For Intuit, a company best known for its intuitive applications from TurboTax and QuickBooks, innovation has always been one of its key differentiators. Lately the attribute has achieved a greater sense of urgency as Intuit’s core markets are maturing and the reliability of new recurring revenues is not assured.
Intuit, which helps popularize such strategies as following its customers to their work environment to learn how they use technology products, is seeking to adapt to the new world where ease of use is considered a given because of the pervasive nature of mobile computing and Web services.
Its challenge is to come to terms with the raised bar of intuitive technologies that have been set by others through assimilation and increasingly acquisitions. Its recent purchases of Mint and MedFusion underscore Intuit’s desire to strengthen its consumer finance management and vertical capabilities, respectively.
This is not to suggest that Intuit’s innovation engine is idling. At an event held in San Francisco in early September, Intuit showcased a number of new and upcoming technologies that reinforce its competitive edge.
For example, a mobile payment technology, which has not been productized, allows users to make a financial transaction simply by bumping two iPhones to establish a simple contact without the need of transponders or add-ons.
Over the next few weeks, millions of Intuit Online Banking customers will start using an advanced user interface that incorporates ad links such as embedded discount offerings and other services from local merchants, creating additional recurring revenue streams for Intuit, financial institutions and other stakeholders.
Another new innovation still under development allows retailers to capture and display receipt information online and on the iPhone, replacing paper receipts with an automation process that could drastically improve the user experience both for merchants and consumers during product returns or refunds.
For a vendor that spends 17% of its revenues on R&D, totaling $573 million in FY 2010, the race to enhance the innovation quotient of Intuit is just the beginning.
Intuit, which derives less than 5% of its revenues from non US customers, reckons that its future may lie in the international market. In one of its biggest moves to expand overseas, Intuit last year decided to go after the India market as part of its global business unit dedicated to addressing the needs of consumers and small businesses around the world with localized products.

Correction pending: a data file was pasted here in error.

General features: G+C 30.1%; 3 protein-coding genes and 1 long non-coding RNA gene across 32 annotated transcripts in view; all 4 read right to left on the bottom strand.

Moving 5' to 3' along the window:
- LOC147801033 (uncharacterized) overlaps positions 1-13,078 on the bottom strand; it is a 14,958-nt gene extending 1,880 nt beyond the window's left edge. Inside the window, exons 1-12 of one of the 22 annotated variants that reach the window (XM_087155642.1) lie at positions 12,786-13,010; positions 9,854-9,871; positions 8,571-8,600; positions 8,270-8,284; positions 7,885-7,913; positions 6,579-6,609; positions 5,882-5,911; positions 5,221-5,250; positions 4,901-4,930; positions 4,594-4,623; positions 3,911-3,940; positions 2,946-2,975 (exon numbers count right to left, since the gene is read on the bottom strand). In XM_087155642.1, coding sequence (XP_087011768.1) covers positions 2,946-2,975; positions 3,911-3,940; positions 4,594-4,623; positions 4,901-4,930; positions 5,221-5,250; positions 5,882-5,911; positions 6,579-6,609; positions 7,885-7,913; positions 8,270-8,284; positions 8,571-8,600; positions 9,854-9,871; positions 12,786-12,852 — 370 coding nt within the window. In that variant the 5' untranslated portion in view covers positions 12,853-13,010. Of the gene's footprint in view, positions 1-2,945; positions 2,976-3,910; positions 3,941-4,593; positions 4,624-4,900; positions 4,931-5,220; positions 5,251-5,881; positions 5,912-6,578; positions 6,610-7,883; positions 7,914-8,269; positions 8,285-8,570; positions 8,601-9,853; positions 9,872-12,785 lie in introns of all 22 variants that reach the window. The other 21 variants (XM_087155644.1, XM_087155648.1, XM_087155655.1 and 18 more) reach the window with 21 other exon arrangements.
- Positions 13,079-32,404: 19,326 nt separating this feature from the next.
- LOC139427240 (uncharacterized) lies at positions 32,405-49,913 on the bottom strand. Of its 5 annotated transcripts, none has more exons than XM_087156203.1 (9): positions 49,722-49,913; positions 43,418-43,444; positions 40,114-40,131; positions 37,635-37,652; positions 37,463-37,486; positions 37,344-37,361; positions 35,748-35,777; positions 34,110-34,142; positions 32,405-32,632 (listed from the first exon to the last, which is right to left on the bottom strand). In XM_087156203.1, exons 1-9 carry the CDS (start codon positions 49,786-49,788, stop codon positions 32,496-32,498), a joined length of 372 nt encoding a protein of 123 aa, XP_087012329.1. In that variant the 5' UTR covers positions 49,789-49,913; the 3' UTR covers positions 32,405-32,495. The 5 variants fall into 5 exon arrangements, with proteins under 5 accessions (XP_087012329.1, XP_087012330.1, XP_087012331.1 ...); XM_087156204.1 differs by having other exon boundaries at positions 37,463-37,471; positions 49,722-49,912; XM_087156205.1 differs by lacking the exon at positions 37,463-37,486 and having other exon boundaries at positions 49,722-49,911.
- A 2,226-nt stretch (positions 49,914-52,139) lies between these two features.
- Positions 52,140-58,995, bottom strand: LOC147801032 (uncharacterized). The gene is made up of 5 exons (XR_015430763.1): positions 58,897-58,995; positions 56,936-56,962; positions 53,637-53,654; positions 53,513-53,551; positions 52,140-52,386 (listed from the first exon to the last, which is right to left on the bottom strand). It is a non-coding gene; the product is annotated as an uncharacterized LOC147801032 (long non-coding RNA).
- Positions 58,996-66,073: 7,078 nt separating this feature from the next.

In an alliance with India’s Moneycontrol.com, the vendor now offers Intuit Money Manager, a personal finance tool similar to Mint for millions of middle class Indians. Since its debut earlier this year, more than 50,000 active users have been accessing the site every day.
Intuit is also developing Jasmine, a customer contact management app for small businesses connecting them to mobile phone users in India.
Such diversification moves come at a time when its core markets – primarily Intuit TurboTax and QuickBooks – are shifting to the online world where customer loyalty is more fickle than ever and competition from free Web services proves is threatening the basic tenets that have helped build Intuit. The changes are so profound that Mint, a free service that makes money by providing leads to financial services providers and merchants, is trumping the hard-earned reputation of Intuit Quicken, which sustains itself by selling shrink-wrapped packages. Mint is expected to replace the online version of Intuit Quicken this year.
In the online world where Intuit is developing and delivering an array of such connected services to compete with paid or free Web services, the vendor’s ability to drive recurring revenues will largely depend on its ability to safeguard one of its best-kept secrets – keeping its customers happy through easy to use and highly accessible applications.
Recent incidents of data center outages that have disrupted Intuit’s connected services point to the inherent challenges for some of the most established software vendors to migrate their customers to the online world. Microsoft found itself tackling the same issue in recent weeks, while Intuit has vowed to fix the problem by shoring up its data center operations.
To be sure, Intuit remains a technology powerhouse that is highly profitable. After hitting a high of 29% in fiscal 2007, its operating margin tumbled to 22% in fiscal 2009 with the onset of the recession, which dealt a blow to many small to midsized businesses that Intuit has counted on for years. With the help of a number of acquisitions including ECHO for payment processing, Homestead Technologies for eCommerce applications, PayCycle for online payroll and Mint for consumer finance management, Intuit’s operating margin has rebounded to 25% in its latest fiscal 2010, which ended July 31.
As Intuit develops new recurring revenue streams by expanding overseas and going after new verticals such as healthcare, its future will rest on whether it can regain its Mojo through continuous innovation that underscores its intrinsic value – keeping its products as simple to use as possible. The only difference this time is that Intuit needs to assume the burden of delivering ready-to-use products and services to a large group of users and market segments with perhaps extremely diverse innovation requirements.